GIVING AMERICA BACK THE BLUES
How did the early Rolling Stones help popularize the Blues?
The Rolling Stones ultimately made their mark as the nonconformist outlaws of Rock and Roll. But before they were bad boys, the Stones were missionaries of the Blues. The young Rolling Stones — Mick Jagger, Keith Richards, Brian Jones, Charlie Watts, and Bill Wyman — were white kids who hailed from working- and middle-class Britain and set out to play American music, primarily that of African Americans with roots in the South. In so doing, they helped bring this music to a new, largely white audience, both in Britain and the United States.
The young men who formed the Rolling Stones emerged from the club scene fostered by British Blues pioneers Cyril Davies and Alexis Korner. These two men and their band, Blues Incorporated, helped popularize the American Blues, whose raw intensity resonated with a generation of Britons who had grown up in the shadow of war, death, the Blitz, postwar rationing, and the hardening of the Cold War standoff. Much of the Stones’ early work consisted of faithful covers of American Blues artists that Davies, Korner, and the Stones venerated: Muddy Waters, Howlin’ Wolf, Slim Harpo, Jimmy Reed.
The early Stones in particular helped make the Blues wildly popular among young Britons. As the Stones’ fame grew and they became part of the mid-1960s British “invasion” of America, they also reintroduced the Blues to American listeners, most notably young, white audiences with limited exposure to the music.
But almost from day one, the Stones were more than a Blues cover band. If at first their Blues covers were somewhat imitative, in time they put an increasingly original spin on their Blues recordings. Additionally, they soon enough ventured beyond the Blues to other American genres, covering songs by R&B and Country artists. In this lesson, students will investigate the Stones’ early musical development and their burgeoning relationship with American Blues.
Video pages: Rolling Stones - Around and Around (1965) | Rolling Stones - I Just Want to Make Love to You (1964) | Rolling Stones - Little Red Rooster (1965) | Cyril Davies and Long John Baldry - Night Time is the Right Time (1963) | Muddy Waters - Rollin' Stone (1960) | Chuck Berry - Around & Around (1958) | Cyril Davies - Got My Mojo Working (1963) | Muddy Waters - I Just Want to Make Love to You (1954) | Slim Harpo and The Rolling Stones - I'm a King Bee | Rolling Stones - Not Fade Away (1964) | Pete Townshend - Post-War England | Larry Williams and The Rolling Stones - She Said Yeah | Bono - The Rolling Stones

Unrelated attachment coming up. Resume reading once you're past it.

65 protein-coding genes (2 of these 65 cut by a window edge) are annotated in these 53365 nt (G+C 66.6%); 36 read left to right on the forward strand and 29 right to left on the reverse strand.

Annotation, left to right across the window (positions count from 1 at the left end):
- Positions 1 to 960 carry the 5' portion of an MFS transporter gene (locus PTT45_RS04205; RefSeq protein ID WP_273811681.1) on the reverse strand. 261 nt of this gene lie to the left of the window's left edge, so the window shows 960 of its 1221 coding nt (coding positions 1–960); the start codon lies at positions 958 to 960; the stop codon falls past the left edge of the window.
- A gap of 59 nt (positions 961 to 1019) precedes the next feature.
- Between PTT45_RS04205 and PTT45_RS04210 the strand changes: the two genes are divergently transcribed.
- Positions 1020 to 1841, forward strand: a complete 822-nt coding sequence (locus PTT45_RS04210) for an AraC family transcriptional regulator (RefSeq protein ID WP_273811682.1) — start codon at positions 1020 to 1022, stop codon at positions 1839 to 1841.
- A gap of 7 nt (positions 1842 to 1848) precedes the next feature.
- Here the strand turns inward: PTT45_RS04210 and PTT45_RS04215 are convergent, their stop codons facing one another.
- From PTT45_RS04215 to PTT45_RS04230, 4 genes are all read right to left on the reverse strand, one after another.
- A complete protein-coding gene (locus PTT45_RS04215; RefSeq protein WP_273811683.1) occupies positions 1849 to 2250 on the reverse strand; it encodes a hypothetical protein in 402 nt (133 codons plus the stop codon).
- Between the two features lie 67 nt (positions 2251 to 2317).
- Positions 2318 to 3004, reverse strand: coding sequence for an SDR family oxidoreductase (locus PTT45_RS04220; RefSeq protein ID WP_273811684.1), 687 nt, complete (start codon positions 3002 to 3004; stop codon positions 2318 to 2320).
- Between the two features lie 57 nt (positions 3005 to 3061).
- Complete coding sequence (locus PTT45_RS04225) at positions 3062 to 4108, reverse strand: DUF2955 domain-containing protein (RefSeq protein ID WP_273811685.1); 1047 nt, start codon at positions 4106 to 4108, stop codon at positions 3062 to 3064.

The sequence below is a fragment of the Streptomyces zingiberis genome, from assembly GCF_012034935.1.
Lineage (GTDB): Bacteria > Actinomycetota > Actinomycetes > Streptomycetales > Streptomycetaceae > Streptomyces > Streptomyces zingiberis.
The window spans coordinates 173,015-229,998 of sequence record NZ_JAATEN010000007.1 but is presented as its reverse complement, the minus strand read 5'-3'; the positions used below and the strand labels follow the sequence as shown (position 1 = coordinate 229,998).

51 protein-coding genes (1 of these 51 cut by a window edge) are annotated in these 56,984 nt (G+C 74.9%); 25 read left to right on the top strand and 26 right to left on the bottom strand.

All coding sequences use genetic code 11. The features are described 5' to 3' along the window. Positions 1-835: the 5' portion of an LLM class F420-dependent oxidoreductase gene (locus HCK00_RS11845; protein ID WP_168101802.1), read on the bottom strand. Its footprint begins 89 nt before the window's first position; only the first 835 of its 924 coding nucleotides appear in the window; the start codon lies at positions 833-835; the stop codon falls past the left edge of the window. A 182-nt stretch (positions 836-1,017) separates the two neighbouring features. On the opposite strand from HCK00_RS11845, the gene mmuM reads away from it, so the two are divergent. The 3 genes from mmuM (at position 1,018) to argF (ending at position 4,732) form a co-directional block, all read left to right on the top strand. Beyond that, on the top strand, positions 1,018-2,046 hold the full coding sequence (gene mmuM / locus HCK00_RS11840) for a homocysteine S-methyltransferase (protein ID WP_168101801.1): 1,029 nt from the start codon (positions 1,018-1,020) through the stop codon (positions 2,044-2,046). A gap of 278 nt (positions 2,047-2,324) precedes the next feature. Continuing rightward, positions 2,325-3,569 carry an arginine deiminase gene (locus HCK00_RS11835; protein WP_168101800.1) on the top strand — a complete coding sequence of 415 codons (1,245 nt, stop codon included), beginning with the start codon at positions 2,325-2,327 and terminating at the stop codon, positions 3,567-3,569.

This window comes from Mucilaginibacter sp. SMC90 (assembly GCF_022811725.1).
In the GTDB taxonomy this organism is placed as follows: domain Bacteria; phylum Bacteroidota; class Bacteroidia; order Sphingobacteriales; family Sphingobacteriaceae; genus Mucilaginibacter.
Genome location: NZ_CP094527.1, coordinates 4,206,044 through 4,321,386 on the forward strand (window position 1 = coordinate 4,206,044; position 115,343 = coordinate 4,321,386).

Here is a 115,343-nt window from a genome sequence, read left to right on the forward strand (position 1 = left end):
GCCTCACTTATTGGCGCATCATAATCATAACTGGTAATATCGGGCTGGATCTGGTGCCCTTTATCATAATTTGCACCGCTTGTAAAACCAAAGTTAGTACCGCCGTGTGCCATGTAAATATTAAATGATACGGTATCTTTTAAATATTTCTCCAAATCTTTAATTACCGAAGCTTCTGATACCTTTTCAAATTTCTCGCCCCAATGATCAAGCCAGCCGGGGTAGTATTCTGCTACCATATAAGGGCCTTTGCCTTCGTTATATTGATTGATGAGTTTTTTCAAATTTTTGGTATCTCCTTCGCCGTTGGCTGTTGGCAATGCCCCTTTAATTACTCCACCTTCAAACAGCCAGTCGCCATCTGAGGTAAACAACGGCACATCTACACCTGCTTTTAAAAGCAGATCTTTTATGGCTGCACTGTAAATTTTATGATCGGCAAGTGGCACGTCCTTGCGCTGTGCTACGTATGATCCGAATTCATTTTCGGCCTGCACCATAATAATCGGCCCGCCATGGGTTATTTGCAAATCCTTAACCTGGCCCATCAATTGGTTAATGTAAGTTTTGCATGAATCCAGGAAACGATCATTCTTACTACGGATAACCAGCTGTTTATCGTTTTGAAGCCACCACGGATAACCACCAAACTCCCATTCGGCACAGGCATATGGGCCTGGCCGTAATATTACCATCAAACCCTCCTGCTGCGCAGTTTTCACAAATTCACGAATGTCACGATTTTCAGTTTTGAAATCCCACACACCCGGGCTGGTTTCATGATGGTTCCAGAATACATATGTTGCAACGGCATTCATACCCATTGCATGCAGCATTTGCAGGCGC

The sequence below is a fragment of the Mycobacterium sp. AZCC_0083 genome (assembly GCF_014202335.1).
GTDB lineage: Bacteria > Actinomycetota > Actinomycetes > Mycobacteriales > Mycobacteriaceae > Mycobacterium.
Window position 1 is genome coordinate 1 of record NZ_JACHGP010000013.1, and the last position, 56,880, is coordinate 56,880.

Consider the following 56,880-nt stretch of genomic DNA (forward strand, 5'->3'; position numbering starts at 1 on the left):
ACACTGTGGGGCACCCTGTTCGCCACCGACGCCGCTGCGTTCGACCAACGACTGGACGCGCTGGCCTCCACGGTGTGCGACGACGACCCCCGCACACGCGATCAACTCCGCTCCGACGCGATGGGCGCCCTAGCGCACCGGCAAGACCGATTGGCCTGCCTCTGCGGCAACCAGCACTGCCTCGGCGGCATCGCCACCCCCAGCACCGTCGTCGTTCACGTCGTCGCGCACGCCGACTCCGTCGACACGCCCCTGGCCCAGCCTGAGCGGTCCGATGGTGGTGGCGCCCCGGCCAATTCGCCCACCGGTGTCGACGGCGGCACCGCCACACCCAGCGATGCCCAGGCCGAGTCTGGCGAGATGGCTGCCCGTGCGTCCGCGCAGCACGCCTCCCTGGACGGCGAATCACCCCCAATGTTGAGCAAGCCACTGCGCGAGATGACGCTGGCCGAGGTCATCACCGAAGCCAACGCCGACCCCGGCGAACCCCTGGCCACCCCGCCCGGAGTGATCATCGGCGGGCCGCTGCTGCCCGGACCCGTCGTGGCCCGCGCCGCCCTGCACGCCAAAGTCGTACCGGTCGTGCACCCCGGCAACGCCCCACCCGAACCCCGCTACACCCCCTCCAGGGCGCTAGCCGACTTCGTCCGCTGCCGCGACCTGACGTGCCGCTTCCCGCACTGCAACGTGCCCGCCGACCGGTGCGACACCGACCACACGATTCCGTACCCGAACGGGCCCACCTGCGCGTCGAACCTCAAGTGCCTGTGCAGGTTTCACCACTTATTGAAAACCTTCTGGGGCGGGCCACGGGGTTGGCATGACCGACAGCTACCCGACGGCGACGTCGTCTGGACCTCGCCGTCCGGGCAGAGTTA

Upon completion of the lesson, students will
“When we play it’s all about the feel; that’s the all-important ingredient. The music we play comes out of the blues and you can’t play the blues without feeling. As we developed into the pop side of things and then into rock, the blues were ever present, giving us those right feelings.”
Videos for Postcard 1
Videos for Postcard 2
Videos for Postcard 3
Videos for Postcard 4
Have students to present their postcards to the class, and discuss the themes they chose to emphasize.
Why were the Rolling Stones and their audiences attracted to the Blues, and how did the Stones help reinterpret this music that was originally created by disenfranchised African Americans?
College and Career Readiness Reading Anchor Standards for Grades 6-12 for Literature and Informational Text
Reading 6: Assess how point of view or purpose shapes the content and style of a text.
Reading 8: Delineate and evaluate the argument and specific claims in a text, including the validity of the reasoning as well as the relevance and sufficiency of the evidence.
College and Career Readiness Writing Anchor Standards for Grades 6-12 in English Language Arts and Literacy in History/Social Studies, Science and Technical Subjects
College and Career Readiness Anchor Standards for Speaking and Listening for Grades 6-12
Core Music Standard: Responding
Select: Choose music appropriate for a specific purpose or context.
Analyze: Analyze how the structure and context of varied musical works inform the response.
Interpret: Support interpretations of musical works that reflect creators' and/or performers' expressive intent.
Evaluate: Support evaluations of musical works and performances based on analysis, interpretation, and established criteria.
Core Music Standard: Connecting
Connecting 11: Relate musical ideas and works to varied contexts and daily life to deepen understanding.